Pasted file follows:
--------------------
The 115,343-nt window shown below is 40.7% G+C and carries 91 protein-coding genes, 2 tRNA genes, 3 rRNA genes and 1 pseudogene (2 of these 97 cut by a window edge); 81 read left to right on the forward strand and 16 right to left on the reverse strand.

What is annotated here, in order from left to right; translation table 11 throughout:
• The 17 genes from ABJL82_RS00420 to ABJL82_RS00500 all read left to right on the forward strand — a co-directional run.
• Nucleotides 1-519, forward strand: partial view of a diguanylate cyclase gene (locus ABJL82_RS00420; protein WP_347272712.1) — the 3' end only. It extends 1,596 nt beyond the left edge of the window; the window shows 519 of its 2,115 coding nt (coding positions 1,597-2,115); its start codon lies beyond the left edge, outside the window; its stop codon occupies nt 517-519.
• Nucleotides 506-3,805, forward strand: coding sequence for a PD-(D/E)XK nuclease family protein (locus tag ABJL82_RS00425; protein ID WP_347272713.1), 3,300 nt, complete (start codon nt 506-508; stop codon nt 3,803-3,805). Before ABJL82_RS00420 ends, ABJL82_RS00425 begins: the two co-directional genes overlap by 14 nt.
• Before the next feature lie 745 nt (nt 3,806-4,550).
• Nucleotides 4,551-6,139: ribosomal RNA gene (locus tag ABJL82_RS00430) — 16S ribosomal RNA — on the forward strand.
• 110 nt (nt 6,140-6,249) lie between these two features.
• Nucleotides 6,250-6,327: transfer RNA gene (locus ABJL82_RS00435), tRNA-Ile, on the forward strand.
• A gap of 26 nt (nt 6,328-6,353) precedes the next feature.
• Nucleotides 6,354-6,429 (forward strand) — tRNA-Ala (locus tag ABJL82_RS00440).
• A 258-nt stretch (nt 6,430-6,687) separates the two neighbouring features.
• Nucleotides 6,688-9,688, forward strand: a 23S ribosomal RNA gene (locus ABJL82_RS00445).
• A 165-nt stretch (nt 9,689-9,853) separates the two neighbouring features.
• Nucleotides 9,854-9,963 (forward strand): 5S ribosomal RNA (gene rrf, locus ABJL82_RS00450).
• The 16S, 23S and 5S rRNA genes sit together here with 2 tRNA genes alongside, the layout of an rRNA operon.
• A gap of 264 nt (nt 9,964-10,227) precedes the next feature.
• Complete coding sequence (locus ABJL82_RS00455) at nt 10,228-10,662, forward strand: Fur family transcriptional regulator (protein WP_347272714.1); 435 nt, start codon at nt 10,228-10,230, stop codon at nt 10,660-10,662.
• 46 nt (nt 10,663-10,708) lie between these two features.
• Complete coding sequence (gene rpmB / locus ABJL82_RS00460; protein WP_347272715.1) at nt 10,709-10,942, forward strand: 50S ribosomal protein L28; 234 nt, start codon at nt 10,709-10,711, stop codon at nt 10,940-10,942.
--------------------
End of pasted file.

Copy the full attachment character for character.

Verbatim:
The 115,343-nt window shown below is 40.7% G+C and carries 91 protein-coding genes, 2 tRNA genes, 3 rRNA genes and 1 pseudogene (2 of these 97 cut by a window edge); 81 read left to right on the forward strand and 16 right to left on the reverse strand.

What is annotated here, in order from left to right; translation table 11 throughout:
• The 17 genes from ABJL82_RS00420 to ABJL82_RS00500 all read left to right on the forward strand — a co-directional run.
• Nucleotides 1-519, forward strand: partial view of a diguanylate cyclase gene (locus ABJL82_RS00420; protein WP_347272712.1) — the 3' end only. It extends 1,596 nt beyond the left edge of the window; the window shows 519 of its 2,115 coding nt (coding positions 1,597-2,115); its start codon lies beyond the left edge, outside the window; its stop codon occupies nt 517-519.
• Nucleotides 506-3,805, forward strand: coding sequence for a PD-(D/E)XK nuclease family protein (locus tag ABJL82_RS00425; protein ID WP_347272713.1), 3,300 nt, complete (start codon nt 506-508; stop codon nt 3,803-3,805). Before ABJL82_RS00420 ends, ABJL82_RS00425 begins: the two co-directional genes overlap by 14 nt.
• Before the next feature lie 745 nt (nt 3,806-4,550).
• Nucleotides 4,551-6,139: ribosomal RNA gene (locus tag ABJL82_RS00430) — 16S ribosomal RNA — on the forward strand.
• 110 nt (nt 6,140-6,249) lie between these two features.
• Nucleotides 6,250-6,327: transfer RNA gene (locus ABJL82_RS00435), tRNA-Ile, on the forward strand.
• A gap of 26 nt (nt 6,328-6,353) precedes the next feature.
• Nucleotides 6,354-6,429 (forward strand) — tRNA-Ala (locus tag ABJL82_RS00440).
• A 258-nt stretch (nt 6,430-6,687) separates the two neighbouring features.
• Nucleotides 6,688-9,688, forward strand: a 23S ribosomal RNA gene (locus ABJL82_RS00445).
• A 165-nt stretch (nt 9,689-9,853) separates the two neighbouring features.
• Nucleotides 9,854-9,963 (forward strand): 5S ribosomal RNA (gene rrf, locus ABJL82_RS00450).
• The 16S, 23S and 5S rRNA genes sit together here with 2 tRNA genes alongside, the layout of an rRNA operon.
• A gap of 264 nt (nt 9,964-10,227) precedes the next feature.
• Complete coding sequence (locus ABJL82_RS00455) at nt 10,228-10,662, forward strand: Fur family transcriptional regulator (protein WP_347272714.1); 435 nt, start codon at nt 10,228-10,230, stop codon at nt 10,660-10,662.
• 46 nt (nt 10,663-10,708) lie between these two features.
• Complete coding sequence (gene rpmB / locus ABJL82_RS00460; protein WP_347272715.1) at nt 10,709-10,942, forward strand: 50S ribosomal protein L28; 234 nt, start codon at nt 10,709-10,711, stop codon at nt 10,940-10,942.